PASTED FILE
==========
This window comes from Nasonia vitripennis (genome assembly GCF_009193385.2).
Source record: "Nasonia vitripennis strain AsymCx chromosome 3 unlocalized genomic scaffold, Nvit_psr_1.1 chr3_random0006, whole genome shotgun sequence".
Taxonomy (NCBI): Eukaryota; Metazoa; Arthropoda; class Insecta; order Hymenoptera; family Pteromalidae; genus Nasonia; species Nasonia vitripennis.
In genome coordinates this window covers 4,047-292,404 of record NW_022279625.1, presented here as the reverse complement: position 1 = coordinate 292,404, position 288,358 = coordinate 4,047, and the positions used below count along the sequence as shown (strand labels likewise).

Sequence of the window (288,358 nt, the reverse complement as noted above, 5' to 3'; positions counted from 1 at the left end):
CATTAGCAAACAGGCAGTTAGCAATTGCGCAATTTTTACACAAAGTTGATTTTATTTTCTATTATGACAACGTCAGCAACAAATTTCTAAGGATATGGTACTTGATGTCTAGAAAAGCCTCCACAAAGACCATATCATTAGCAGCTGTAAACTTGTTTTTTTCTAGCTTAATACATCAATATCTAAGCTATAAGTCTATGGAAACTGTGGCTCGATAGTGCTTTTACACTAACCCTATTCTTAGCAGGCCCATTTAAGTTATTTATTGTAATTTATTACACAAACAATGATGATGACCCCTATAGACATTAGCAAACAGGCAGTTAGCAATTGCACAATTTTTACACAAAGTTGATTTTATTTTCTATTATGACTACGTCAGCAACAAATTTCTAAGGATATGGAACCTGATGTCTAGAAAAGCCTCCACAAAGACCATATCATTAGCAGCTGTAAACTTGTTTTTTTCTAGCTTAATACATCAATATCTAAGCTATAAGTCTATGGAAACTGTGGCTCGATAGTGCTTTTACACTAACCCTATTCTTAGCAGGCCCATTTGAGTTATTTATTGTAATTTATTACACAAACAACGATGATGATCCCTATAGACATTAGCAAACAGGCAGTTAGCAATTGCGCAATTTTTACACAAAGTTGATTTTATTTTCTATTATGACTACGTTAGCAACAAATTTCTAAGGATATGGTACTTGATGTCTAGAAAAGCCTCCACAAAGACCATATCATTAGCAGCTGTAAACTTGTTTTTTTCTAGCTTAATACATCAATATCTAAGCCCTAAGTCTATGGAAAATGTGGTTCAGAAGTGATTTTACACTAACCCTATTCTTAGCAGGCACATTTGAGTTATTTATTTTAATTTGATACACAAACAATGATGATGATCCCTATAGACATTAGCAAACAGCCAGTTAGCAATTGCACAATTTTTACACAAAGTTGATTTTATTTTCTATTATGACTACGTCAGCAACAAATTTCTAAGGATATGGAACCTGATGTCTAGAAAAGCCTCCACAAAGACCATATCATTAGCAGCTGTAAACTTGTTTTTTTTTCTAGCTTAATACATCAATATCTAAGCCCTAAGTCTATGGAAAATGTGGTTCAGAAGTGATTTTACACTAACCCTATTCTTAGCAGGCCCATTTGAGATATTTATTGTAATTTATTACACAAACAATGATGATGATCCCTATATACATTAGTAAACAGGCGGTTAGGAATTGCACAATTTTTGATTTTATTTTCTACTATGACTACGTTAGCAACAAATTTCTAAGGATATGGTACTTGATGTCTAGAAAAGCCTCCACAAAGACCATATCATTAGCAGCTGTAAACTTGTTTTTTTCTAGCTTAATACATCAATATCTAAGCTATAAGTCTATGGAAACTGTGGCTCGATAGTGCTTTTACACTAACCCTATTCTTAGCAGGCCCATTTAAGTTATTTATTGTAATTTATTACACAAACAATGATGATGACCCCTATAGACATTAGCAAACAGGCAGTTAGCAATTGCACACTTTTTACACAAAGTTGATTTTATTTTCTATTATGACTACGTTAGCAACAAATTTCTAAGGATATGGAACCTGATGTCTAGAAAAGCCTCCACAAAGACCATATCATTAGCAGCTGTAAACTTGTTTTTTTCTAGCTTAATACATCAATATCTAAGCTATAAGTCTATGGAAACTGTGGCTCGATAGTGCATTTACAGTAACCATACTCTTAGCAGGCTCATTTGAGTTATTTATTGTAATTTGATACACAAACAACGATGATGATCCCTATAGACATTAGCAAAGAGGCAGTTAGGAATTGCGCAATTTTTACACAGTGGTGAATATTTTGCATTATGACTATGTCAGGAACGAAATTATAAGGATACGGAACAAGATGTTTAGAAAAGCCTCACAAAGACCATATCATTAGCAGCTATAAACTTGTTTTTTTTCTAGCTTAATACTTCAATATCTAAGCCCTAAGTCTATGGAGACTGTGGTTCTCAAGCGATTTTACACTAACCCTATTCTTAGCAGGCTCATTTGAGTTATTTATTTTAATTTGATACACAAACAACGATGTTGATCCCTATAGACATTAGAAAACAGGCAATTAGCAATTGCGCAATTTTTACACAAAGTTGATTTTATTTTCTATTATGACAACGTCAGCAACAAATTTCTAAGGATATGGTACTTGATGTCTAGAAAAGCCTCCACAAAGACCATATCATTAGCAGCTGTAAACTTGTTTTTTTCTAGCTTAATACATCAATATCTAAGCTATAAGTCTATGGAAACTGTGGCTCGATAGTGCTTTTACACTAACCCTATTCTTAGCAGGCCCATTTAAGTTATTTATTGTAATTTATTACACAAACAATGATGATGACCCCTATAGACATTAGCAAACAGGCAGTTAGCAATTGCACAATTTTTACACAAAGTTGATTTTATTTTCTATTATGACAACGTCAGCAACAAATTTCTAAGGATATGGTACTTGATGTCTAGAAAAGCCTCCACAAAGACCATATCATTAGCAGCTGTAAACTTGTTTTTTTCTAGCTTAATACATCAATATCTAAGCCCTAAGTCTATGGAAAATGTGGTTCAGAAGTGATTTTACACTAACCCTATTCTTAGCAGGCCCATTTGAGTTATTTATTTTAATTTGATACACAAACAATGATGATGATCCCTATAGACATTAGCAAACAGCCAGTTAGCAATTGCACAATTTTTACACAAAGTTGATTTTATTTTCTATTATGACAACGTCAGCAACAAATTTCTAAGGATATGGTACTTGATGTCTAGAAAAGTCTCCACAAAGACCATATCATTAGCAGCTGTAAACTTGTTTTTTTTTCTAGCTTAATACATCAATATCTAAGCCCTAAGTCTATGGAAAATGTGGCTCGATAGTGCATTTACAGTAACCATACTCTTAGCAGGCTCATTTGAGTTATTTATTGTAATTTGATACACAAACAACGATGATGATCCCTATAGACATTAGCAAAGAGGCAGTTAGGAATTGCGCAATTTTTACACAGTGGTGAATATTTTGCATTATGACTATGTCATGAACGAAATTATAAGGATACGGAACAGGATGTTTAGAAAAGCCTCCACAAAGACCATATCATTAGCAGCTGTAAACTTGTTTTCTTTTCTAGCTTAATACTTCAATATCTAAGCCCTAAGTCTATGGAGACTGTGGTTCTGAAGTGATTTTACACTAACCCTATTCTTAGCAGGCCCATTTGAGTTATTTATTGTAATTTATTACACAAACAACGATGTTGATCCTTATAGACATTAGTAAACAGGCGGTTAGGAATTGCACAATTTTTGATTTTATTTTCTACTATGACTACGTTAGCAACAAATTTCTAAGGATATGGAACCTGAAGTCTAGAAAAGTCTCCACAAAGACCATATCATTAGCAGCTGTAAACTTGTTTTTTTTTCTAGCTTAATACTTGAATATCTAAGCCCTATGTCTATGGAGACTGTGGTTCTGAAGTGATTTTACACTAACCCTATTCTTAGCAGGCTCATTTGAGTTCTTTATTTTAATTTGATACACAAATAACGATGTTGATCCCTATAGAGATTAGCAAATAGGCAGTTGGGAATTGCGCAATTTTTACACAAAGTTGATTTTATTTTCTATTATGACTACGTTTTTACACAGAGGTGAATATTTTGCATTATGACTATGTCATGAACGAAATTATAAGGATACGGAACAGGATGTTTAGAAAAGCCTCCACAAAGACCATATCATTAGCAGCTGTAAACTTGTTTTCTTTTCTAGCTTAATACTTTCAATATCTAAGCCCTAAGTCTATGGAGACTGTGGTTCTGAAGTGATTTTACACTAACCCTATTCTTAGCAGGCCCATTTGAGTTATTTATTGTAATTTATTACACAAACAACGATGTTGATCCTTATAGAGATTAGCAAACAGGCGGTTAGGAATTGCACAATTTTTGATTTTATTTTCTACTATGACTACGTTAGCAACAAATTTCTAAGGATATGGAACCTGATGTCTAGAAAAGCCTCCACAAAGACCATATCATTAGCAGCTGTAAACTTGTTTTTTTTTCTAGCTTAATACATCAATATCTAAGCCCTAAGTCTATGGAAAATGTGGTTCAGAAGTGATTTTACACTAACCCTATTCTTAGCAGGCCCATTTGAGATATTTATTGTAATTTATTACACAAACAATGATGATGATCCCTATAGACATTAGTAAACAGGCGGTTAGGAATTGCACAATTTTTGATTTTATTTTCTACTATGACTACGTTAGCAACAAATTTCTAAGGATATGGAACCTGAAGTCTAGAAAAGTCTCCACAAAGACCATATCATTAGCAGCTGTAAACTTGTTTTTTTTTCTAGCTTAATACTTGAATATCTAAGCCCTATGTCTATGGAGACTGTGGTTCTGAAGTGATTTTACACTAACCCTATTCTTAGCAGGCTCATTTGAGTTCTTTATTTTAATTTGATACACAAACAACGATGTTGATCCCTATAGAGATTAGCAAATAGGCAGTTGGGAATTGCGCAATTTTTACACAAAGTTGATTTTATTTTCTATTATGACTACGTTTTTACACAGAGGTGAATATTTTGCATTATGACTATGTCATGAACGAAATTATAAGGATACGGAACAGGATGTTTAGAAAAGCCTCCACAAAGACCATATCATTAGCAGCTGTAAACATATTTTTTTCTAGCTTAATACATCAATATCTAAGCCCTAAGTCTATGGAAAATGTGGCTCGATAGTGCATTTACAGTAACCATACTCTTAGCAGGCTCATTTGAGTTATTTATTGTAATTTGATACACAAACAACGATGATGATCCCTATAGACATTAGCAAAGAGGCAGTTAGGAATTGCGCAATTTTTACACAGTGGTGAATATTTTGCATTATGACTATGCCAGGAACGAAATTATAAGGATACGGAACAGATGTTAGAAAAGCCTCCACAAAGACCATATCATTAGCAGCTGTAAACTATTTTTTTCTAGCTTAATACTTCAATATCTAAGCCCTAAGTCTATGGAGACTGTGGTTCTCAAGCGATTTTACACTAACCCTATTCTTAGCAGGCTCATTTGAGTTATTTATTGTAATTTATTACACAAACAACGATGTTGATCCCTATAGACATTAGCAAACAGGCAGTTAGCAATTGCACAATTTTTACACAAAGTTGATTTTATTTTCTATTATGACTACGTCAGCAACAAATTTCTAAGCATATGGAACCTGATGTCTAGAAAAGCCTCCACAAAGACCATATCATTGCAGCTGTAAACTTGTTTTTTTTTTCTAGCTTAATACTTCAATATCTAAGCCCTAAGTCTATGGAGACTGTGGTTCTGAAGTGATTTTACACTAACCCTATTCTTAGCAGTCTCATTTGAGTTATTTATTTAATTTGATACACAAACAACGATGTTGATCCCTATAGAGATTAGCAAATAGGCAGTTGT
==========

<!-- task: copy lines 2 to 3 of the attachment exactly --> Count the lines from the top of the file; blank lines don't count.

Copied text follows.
Source record: "Nasonia vitripennis strain AsymCx chromosome 3 unlocalized genomic scaffold, Nvit_psr_1.1 chr3_random0006, whole genome shotgun sequence".
Taxonomy (NCBI): Eukaryota; Metazoa; Arthropoda; class Insecta; order Hymenoptera; family Pteromalidae; genus Nasonia; species Nasonia vitripennis.